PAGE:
India opposes 2020 deadline for DDT ban

Conference of parties to Stockholm Convention to allow DDT use for malaria control until alternatives become available  

By Soma Basu
Published: Saturday 04 May 2013

The proposal to commit to a deadline on a worldwide ban on pesticide DDT by 2020 was rejected at the sixth Conference of the Parties (CoP) to the Stockholm Convention on Persistent Organic Pollutants (POPs) in Geneva.

The proposal was strongly opposed by India, the largest producer of DDT. India is the only country still manufacturing the pesticide dichlorodiphenyltrichloroethane, better known at DDT. China ceased production of the chemical in 2007. Public sector firm Hindustan Insecticide Limited (HIL) is the only producer of DDT in India.

The 11th meeting of the Conference of the Parties to the Basel Convention (BC COP-11), the sixth meeting of the Conference of the Parties to the Rotterdam Convention (RC COP-6), the Stockholm Convention COP-6 and the second simultaneous extraordinary meetings of the three conferences of the Parties to the three conventions (ExCOPs-2) are being held back-to-back from April 28 to May 10.

The Stockholm Convention CoP-6 had aimed to establish a time frame for research into affordable alternatives to DDT, and to set 2020 as the deadline for the ban of the chemical. To this end, the convention wanted to establish a roadmap. “Regrettably, the proposal to the convention’s stakeholders to commit them to a deadline of 2020 for provision of alternatives to DDT made by the African Group could still not be accepted. This puts in question the commitment of the developed nations and WHO to stop the use and exposure of our people to already listed POPs like DDT,” said a disappointed African delegate who did not want to be named.

Persistent pesticide

DDT was developed in the 1940s and was initially used with great effect to combat malaria, typhus, and the other insect-borne human diseases, and for insect control in crop and livestock production, institutions, homes, and gardens. However, the chemical’s quick success as a pesticide and broad use in the United States and other countries led to the development of resistance in many insect pest species.

In the book Silent Spring, author Rachel Carson attributed the overall rise in US cancer rates between 1940 and 1960 to the carcinogenic effects of DDT. She predicted that DDT and other pesticides would spark a cancer epidemic that would wipe out “practically 100 per cent” of the human population within a single generation. As Carson saw it, a race of super-insects, immune to the effects of pesticides, would infest the crops grown on American farms. Desperate farmers, she said, would respond to these infestations by using much greater quantities of DDT. In this way, Carson explained, the pesticide would eventually poison the entire food chain, killing off, in sequence, bugs, worms, birds, fish, and finally mankind.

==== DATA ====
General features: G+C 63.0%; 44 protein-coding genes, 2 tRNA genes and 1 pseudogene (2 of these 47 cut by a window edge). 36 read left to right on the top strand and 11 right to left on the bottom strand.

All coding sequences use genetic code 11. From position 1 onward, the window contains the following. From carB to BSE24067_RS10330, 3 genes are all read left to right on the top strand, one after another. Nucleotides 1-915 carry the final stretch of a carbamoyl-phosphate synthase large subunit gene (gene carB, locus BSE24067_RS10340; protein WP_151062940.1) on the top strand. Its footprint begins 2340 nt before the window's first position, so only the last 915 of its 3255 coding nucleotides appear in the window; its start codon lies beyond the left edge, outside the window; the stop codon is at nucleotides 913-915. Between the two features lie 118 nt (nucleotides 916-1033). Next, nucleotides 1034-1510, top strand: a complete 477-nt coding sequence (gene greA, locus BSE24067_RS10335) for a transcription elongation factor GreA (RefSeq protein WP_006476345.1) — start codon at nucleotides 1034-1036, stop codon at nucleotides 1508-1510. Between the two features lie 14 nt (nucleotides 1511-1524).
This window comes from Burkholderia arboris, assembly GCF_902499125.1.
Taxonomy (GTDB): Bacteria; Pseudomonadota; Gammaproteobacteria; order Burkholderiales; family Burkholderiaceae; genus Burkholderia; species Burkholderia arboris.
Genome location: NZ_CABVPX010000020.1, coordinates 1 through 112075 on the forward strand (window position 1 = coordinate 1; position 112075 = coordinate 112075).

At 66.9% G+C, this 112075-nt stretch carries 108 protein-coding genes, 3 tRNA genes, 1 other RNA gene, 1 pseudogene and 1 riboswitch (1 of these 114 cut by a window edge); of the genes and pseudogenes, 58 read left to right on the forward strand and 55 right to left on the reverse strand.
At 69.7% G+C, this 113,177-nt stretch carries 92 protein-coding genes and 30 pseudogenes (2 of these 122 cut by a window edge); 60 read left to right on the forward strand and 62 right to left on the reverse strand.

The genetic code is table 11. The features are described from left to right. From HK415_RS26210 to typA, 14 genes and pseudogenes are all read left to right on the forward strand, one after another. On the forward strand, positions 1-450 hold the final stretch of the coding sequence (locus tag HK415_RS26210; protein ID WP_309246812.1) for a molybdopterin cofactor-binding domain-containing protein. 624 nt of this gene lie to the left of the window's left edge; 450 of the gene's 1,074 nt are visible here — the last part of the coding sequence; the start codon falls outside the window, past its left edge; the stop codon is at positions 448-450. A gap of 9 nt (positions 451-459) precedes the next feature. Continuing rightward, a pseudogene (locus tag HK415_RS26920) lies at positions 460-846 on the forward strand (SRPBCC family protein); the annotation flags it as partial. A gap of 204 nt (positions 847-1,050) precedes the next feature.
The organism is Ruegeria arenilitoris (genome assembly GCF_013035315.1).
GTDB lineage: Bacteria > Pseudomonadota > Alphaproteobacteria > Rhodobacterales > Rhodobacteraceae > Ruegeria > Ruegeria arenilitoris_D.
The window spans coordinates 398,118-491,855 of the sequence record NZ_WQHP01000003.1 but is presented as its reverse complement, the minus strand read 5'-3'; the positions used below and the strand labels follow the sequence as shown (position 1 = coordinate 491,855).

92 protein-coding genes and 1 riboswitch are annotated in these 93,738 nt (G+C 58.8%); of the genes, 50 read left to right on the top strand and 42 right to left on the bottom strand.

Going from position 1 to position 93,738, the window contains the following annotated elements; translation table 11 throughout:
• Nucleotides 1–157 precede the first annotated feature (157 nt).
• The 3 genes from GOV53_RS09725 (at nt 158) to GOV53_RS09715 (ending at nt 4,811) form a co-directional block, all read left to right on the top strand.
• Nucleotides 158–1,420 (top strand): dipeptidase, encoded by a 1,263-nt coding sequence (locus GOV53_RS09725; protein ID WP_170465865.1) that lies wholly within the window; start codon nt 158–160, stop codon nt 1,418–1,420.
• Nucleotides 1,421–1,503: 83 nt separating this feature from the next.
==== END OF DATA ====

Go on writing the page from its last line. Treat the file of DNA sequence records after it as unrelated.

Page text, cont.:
DDT is now classified as a persistent organic pollutant (POP) as it accumulates in fatty tissues, and can travel long distances in the upper atmosphere. Because of such persistence, it undergoes bio-magnification (increase in concentration) as it moves higher up in the food chain, affecting plant, animal and human health.

The US Environment Protection Agency (EPA) banned nearly all domestic uses of DDT in 1972 after the publication of Silent Spring and broad public outcry over DDT's impacts on wildlife and people. It is, however, still being used to fight malaria in the developing world.

Search for safer alternatives

The Stockholm Convention came into force in 2004 and included a limitation on the use of DDT to special cases for controlling mosquitoes spreading malaria – as long as no effective alternatives exist. The non-committal resolution presented in Geneva is aimed at a process that eventually results in the implementation of safe alternatives to DDT for vector control, and its worldwide ban. The resolution largely draws on a discussion paper agreed on by representatives from governments, international organisations, civil society and business at a roundtable event organised by Biovision Foundation in March in preparation for CoP-6. The paper sets a clear deadline for the process to be completed by 2020 and was submitted to the Convention largely unchanged by the 54 members of the UN’s African Group, with even South Africa, a longstanding opponent of a total ban on DDT, supporting it. This was the first time that African countries joined forces to take a decisive stand against DDT at an international level.

However, CoP-6 has failed to set a deadline for worldwide ban on DDT owing to the stiff opposition from India, where it is still used for disease vector control.

Environmentalists claim that WHO has been recommending the use of DDT for indoor residual spraying since 2006, in spite of the fact that such a practice affects human health and environment, and is building the resistance of mosquitoes to DDT. “In addition, DDT is practically only being sprayed in the houses of the poor. But the risk of improper use of DDT is high and can have serious consequences for the agricultural sector. Alternatives to DDT are already being used in Kenya, Mexico and Vietnam,” said David Fritz of Zurich-based non-profit Biovision Foundation.

The conference of parties concluded that in certain settings, there is a continued need for DDT for disease vector control in accordance with WHO recommendations and guidelines on the use of DDT, until locally appropriate and cost effective alternatives are deployed for a sustainable transition away from DDT. Increased capacity is needed for sound management of DDT, including obsolete stocks, in accordance with international guidelines.

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